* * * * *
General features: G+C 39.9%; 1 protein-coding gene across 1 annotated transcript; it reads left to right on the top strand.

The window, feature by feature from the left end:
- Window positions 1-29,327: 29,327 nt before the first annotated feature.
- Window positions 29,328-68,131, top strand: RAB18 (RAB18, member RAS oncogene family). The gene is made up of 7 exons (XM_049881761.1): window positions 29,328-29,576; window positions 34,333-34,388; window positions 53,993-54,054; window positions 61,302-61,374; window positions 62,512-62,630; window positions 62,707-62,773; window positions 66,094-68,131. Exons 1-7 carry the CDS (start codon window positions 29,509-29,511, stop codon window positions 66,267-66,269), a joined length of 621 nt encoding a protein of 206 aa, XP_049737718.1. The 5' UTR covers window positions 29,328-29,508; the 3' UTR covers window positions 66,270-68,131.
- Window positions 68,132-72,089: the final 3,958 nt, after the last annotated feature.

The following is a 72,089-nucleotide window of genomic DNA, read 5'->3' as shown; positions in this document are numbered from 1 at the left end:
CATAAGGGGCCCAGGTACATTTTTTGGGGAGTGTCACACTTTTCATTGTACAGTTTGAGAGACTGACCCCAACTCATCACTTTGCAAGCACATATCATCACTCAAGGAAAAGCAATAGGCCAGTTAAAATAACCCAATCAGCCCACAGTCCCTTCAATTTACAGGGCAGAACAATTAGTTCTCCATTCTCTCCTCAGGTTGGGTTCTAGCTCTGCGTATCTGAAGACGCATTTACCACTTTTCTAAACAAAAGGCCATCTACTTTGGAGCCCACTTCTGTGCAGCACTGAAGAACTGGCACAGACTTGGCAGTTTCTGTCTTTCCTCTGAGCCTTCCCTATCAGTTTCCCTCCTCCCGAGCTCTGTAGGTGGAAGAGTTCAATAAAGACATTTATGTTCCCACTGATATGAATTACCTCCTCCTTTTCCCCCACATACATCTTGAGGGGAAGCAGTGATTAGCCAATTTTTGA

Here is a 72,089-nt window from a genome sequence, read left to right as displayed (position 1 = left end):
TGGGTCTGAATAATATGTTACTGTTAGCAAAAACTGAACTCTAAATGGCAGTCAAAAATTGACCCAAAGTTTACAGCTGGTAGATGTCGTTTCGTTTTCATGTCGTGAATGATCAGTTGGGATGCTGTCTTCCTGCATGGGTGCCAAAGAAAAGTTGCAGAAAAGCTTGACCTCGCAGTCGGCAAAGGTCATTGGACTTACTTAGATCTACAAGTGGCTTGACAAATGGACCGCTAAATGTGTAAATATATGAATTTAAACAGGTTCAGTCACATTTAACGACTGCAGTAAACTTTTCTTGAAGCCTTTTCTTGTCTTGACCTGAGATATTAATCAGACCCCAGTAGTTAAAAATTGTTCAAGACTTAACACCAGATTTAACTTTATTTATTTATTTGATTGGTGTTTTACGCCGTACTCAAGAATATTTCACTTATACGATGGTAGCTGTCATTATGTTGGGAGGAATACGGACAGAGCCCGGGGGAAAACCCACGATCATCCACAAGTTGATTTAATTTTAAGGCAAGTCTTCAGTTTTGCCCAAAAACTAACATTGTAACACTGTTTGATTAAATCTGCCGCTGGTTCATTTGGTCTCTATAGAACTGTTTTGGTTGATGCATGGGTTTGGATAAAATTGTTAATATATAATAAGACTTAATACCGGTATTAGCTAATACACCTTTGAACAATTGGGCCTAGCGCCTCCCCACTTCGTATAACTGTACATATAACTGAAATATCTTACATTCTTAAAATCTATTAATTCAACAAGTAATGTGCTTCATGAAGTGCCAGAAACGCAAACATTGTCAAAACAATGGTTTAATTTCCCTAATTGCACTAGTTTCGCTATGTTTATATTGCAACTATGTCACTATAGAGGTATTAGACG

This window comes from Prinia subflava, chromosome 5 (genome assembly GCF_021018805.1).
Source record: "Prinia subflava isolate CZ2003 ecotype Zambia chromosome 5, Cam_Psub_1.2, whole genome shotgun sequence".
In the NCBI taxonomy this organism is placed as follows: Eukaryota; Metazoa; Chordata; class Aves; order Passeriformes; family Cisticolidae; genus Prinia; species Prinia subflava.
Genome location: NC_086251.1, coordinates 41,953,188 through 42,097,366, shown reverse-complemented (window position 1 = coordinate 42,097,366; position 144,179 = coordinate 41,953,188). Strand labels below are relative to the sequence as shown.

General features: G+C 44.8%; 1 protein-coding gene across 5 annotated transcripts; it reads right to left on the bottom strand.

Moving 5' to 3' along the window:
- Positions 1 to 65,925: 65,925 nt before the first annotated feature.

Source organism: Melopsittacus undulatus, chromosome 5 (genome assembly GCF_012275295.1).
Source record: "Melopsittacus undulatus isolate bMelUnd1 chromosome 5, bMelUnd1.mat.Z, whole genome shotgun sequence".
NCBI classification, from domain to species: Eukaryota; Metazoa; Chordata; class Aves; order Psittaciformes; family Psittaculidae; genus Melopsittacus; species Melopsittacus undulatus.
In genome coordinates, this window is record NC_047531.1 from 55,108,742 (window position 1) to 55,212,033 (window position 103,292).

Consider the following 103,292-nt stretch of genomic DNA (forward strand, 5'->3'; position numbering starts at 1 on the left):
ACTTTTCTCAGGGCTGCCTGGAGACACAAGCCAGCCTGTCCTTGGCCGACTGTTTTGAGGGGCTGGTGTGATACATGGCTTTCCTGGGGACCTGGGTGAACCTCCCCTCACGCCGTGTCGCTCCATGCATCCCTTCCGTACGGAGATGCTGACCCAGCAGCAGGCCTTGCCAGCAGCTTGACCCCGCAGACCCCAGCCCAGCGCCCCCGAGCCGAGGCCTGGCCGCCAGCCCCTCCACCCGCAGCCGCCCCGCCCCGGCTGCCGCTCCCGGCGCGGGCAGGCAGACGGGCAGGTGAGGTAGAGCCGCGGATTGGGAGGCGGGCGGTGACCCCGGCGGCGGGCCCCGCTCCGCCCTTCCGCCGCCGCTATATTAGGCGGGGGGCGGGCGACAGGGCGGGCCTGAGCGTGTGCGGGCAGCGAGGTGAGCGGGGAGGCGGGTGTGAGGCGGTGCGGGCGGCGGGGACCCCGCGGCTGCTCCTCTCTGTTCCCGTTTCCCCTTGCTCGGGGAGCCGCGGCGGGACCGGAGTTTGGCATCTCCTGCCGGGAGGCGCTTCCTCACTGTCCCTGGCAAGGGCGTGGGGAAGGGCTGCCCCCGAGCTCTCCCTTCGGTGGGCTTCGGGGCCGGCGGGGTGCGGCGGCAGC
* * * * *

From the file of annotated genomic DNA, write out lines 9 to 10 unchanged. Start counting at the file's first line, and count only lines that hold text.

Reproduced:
TGGGTCTGAATAATATGTTACTGTTAGCAAAAACTGAACTCTAAATGGCAGTCAAAAATTGACCCAAAGTTTACAGCTGGTAGATGTCGTTTCGTTTTCATGTCGTGAATGATCAGTTGGGATGCTGTCTTCCTGCATGGGTGCCAAAGAAAAGTTGCAGAAAAGCTTGACCTCGCAGTCGGCAAAGGTCATTGGACTTACTTAGATCTACAAGTGGCTTGACAAATGGACCGCTAAATGTGTAAATATATGAATTTAAACAGGTTCAGTCACATTTAACGACTGCAGTAAACTTTTCTTGAAGCCTTTTCTTGTCTTGACCTGAGATATTAATCAGACCCCAGTAGTTAAAAATTGTTCAAGACTTAACACCAGATTTAACTTTATTTATTTATTTGATTGGTGTTTTACGCCGTACTCAAGAATATTTCACTTATACGATGGTAGCTGTCATTATGTTGGGAGGAATACGGACAGAGCCCGGGGGAAAACCCACGATCATCCACAAGTTGATTTAATTTTAAGGCAAGTCTTCAGTTTTGCCCAAAAACTAACATTGTAACACTGTTTGATTAAATCTGCCGCTGGTTCATTTGGTCTCTATAGAACTGTTTTGGTTGATGCATGGGTTTGGATAAAATTGTTAATATATAATAAGACTTAATACCGGTATTAGCTAATACACCTTTGAACAATTGGGCCTAGCGCCTCCCCACTTCGTATAACTGTACATATAACTGAAATATCTTACATTCTTAAAATCTATTAATTCAACAAGTAATGTGCTTCATGAAGTGCCAGAAACGCAAACATTGTCAAAACAATGGTTTAATTTCCCTAATTGCACTAGTTTCGCTATGTTTATATTGCAACTATGTCACTATAGAGGTATTAGACG

This window comes from Prinia subflava, chromosome 5 (genome assembly GCF_021018805.1).